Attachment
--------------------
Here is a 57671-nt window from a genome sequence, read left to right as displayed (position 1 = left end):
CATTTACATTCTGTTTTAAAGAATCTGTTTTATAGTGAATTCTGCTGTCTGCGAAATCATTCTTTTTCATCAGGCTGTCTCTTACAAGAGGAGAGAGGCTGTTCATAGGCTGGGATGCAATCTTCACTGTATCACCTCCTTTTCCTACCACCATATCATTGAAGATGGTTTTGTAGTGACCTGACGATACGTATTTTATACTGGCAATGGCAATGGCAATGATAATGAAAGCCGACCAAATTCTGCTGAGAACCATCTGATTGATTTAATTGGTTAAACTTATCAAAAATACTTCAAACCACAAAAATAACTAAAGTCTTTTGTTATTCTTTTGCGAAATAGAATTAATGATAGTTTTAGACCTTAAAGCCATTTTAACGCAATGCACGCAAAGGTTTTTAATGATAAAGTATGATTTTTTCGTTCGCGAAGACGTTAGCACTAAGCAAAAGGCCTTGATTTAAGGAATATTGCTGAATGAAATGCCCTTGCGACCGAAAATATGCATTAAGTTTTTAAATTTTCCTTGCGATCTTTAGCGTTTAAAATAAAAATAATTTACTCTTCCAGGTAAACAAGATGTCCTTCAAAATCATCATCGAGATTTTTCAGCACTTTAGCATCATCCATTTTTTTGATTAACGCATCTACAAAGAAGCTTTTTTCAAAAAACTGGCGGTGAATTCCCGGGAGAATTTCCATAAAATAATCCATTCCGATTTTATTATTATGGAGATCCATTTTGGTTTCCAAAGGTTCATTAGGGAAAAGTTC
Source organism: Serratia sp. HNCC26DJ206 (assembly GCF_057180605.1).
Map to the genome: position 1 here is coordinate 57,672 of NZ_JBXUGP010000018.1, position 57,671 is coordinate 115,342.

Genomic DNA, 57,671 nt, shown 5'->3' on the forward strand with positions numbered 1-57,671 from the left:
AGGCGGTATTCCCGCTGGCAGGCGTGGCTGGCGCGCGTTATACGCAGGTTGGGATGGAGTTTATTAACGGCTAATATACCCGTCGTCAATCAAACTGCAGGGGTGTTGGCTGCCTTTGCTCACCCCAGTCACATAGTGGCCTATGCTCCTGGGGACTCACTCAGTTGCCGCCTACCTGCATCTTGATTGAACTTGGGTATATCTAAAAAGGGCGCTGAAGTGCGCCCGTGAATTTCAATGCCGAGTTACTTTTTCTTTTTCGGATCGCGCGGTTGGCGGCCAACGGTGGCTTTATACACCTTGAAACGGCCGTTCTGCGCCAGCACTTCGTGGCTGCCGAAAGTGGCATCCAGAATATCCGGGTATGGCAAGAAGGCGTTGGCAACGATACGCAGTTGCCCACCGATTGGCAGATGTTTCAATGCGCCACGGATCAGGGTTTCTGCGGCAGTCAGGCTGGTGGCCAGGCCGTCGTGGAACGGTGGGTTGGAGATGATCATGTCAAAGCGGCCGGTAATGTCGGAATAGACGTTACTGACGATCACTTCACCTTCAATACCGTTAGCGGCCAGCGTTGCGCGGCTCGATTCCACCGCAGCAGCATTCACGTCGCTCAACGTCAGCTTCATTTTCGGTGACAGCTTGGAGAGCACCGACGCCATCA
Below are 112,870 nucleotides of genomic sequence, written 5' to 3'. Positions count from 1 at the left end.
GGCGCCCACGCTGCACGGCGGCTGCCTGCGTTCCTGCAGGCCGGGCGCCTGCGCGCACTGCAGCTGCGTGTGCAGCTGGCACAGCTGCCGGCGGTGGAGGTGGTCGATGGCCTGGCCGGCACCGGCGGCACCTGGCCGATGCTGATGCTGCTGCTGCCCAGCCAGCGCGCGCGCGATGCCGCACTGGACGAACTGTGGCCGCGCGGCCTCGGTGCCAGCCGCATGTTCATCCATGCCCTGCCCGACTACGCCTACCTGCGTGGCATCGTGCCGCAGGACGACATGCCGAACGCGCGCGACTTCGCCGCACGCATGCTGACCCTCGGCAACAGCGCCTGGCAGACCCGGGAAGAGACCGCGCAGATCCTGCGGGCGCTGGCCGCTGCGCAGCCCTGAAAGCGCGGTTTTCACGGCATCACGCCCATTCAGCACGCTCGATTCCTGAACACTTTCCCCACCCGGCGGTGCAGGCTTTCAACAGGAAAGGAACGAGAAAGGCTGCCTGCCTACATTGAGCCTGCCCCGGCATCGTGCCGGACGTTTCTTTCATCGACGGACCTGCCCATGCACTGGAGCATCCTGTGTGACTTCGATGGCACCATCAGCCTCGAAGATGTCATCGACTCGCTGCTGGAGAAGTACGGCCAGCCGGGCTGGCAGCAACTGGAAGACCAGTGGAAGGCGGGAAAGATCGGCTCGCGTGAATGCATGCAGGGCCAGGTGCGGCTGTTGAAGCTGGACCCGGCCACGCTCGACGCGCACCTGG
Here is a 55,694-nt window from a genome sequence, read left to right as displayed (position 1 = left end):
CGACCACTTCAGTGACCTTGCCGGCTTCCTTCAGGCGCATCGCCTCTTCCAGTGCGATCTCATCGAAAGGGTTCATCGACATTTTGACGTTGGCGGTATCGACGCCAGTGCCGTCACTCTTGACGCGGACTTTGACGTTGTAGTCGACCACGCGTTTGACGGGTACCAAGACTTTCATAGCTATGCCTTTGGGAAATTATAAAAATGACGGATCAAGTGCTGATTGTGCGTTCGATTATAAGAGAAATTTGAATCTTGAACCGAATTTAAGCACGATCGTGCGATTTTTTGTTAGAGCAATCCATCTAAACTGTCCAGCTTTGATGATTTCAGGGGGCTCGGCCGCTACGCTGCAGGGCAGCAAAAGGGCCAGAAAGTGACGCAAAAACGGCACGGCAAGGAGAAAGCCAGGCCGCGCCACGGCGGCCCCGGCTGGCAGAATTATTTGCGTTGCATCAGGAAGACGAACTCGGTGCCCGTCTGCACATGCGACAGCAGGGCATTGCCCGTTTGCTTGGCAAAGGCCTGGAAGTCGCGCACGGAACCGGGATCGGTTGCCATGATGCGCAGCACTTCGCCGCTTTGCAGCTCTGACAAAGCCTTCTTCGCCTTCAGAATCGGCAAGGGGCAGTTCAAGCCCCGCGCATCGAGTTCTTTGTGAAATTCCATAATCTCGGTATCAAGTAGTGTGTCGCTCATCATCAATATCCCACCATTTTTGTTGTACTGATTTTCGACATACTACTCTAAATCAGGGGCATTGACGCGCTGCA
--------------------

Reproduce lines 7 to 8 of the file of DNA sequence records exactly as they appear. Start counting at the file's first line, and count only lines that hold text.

Below are 112,870 nucleotides of genomic sequence, written 5' to 3'. Positions count from 1 at the left end.
GGCGCCCACGCTGCACGGCGGCTGCCTGCGTTCCTGCAGGCCGGGCGCCTGCGCGCACTGCAGCTGCGTGTGCAGCTGGCACAGCTGCCGGCGGTGGAGGTGGTCGATGGCCTGGCCGGCACCGGCGGCACCTGGCCGATGCTGATGCTGCTGCTGCCCAGCCAGCGCGCGCGCGATGCCGCACTGGACGAACTGTGGCCGCGCGGCCTCGGTGCCAGCCGCATGTTCATCCATGCCCTGCCCGACTACGCCTACCTGCGTGGCATCGTGCCGCAGGACGACATGCCGAACGCGCGCGACTTCGCCGCACGCATGCTGACCCTCGGCAACAGCGCCTGGCAGACCCGGGAAGAGACCGCGCAGATCCTGCGGGCGCTGGCCGCTGCGCAGCCCTGAAAGCGCGGTTTTCACGGCATCACGCCCATTCAGCACGCTCGATTCCTGAACACTTTCCCCACCCGGCGGTGCAGGCTTTCAACAGGAAAGGAACGAGAAAGGCTGCCTGCCTACATTGAGCCTGCCCCGGCATCGTGCCGGACGTTTCTTTCATCGACGGACCTGCCCATGCACTGGAGCATCCTGTGTGACTTCGATGGCACCATCAGCCTCGAAGATGTCATCGACTCGCTGCTGGAGAAGTACGGCCAGCCGGGCTGGCAGCAACTGGAAGACCAGTGGAAGGCGGGAAAGATCGGCTCGCGTGAATGCATGCAGGGCCAGGTGCGGCTGTTGAAGCTGGACCCGGCCACGCTCGACGCGCACCTGG